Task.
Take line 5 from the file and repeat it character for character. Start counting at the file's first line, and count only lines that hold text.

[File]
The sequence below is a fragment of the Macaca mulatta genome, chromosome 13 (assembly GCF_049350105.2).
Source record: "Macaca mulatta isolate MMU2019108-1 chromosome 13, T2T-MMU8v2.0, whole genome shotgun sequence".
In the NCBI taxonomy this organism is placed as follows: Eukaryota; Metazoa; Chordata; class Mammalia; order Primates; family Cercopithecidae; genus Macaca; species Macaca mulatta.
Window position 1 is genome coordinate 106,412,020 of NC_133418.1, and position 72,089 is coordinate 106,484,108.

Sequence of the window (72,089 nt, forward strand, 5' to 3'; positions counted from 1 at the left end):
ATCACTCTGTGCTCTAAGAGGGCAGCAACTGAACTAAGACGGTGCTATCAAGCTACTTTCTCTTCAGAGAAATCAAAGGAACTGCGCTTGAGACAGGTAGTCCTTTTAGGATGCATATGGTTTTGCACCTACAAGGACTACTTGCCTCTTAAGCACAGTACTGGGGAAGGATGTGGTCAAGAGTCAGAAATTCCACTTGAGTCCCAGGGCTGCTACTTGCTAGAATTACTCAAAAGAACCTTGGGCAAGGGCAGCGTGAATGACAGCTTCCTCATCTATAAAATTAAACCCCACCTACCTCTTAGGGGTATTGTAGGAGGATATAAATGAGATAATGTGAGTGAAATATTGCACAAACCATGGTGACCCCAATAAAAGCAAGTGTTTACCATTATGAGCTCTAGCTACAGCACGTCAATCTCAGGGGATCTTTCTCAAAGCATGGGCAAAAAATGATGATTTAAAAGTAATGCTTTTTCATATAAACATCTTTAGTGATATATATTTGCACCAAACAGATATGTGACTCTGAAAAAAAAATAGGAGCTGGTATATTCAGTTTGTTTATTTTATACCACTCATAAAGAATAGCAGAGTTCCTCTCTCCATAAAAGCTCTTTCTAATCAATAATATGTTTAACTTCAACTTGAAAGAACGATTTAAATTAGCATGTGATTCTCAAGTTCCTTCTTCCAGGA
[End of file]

Sequence of the window (72,089 nt, forward strand, 5' to 3'; positions counted from 1 at the left end):